Cancer the crab has many origins as well and didn’t always mean a crab. In Mesopotamia it represented a turtle, while in Egypt it appeared to be a scarab, and in both cases, it was the initiator of the summer solstice. Known as ‘Karkinos’, the giant crab of Greek mythology was sent by Hera to aid the Hydra whilst battling Herakles during his second labour. Karkinos, rather insignificantly, pinched or bit Herakles on the foot, which subsequently led to the hero crushing the crab with his foot. For his valiant effort, Hera placed him in the stars. The brightest star is Beta Cancri.
Leo the lion is simply associated with the Nemean Lion, Herakles’ first labour. The Nemean lion is supposedly either the offspring of Orthus, the two-headed brother of Cerberus, or the child of Typhon, king and progenitor of all monsters. Its golden fur is said to be impervious to all weapons, leading to Herakles having to strangle it to death with his own hands. The brightest star is Regulus.
Virgo the maiden has several origins even within Greco-Roman mythology, most often being related to Demeter, goddess of harvest – most myths do associate the constellation with wheat. One such legend tells of Erigone, the daughter of Icarius, a man that was taught about wine by Dionysus. He gave wine to some shepherds, who, upon getting drunk, believed to have been poisoned and killed Icarius. Erigone and her dog, Maera, discovered her father’s corpse and both killed themselves out of grief. Dionysus took pity on them and placed Erigone as Virgo, Icarius as Bootes and Maera as Canis Minor. The symbol of Virgo comes from Astraea, a virgin goddess of justice and innocence who was the last immortal god to have left Earth. She is said to have held a scale that joined her in the heavens, leading to the next constellation. The brightest star is Spica.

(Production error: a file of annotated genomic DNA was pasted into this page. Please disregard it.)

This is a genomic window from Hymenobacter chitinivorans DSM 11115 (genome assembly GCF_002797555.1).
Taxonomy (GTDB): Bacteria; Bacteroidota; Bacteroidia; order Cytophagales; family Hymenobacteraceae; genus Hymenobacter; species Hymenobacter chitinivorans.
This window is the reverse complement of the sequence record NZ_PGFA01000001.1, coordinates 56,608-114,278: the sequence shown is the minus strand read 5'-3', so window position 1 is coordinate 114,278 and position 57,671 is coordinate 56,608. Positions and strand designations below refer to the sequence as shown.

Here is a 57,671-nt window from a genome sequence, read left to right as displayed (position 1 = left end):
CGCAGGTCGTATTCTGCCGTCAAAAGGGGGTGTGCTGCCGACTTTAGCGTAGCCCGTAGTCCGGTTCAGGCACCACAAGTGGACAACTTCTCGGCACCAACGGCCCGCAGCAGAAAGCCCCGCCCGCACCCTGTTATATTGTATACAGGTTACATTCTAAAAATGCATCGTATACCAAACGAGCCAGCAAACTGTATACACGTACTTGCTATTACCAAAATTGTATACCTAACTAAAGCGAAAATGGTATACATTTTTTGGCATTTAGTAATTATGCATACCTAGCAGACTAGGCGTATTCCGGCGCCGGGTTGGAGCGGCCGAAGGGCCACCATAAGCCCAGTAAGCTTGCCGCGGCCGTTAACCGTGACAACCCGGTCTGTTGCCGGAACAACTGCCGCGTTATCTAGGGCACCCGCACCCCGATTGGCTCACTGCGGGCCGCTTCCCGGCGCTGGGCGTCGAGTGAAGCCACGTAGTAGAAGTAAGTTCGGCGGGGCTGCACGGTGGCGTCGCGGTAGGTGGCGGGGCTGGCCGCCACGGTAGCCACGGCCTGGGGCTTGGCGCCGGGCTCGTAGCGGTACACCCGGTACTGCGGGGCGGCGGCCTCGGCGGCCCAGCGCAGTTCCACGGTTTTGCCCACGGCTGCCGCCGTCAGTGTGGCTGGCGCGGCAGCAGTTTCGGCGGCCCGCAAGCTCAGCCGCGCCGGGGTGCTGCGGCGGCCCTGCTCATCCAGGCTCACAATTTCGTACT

Libra the scales was known both in Babylonian and Greek mythology as the ‘Claws of the Scorpion’, where in the former the scales were related to Utu/Shamash, a sun god of truth and justice. These days, Libra has been associated with law and fairness; it also pertains to the Greek titan-goddess Themis, daughter of Gaia and Uranus, who is too a goddess of divine law and order, now depicted in modern times as ‘Lady Justice’. The brightest star is Beta Librae.
Scorpio the scorpion, known as Scorpius as a constellation, has numerous myths that relate it directly to Orion the hunter. One story is that Artemis and Leto sent a scorpion to kill Orion after he boasted that he would hunt and kill every animal in the world. As Orion fought the scorpion, they caught the attention of Zeus, who sent them both into the sky to remind mortals to keep their pride in check. The brightest star is Antares.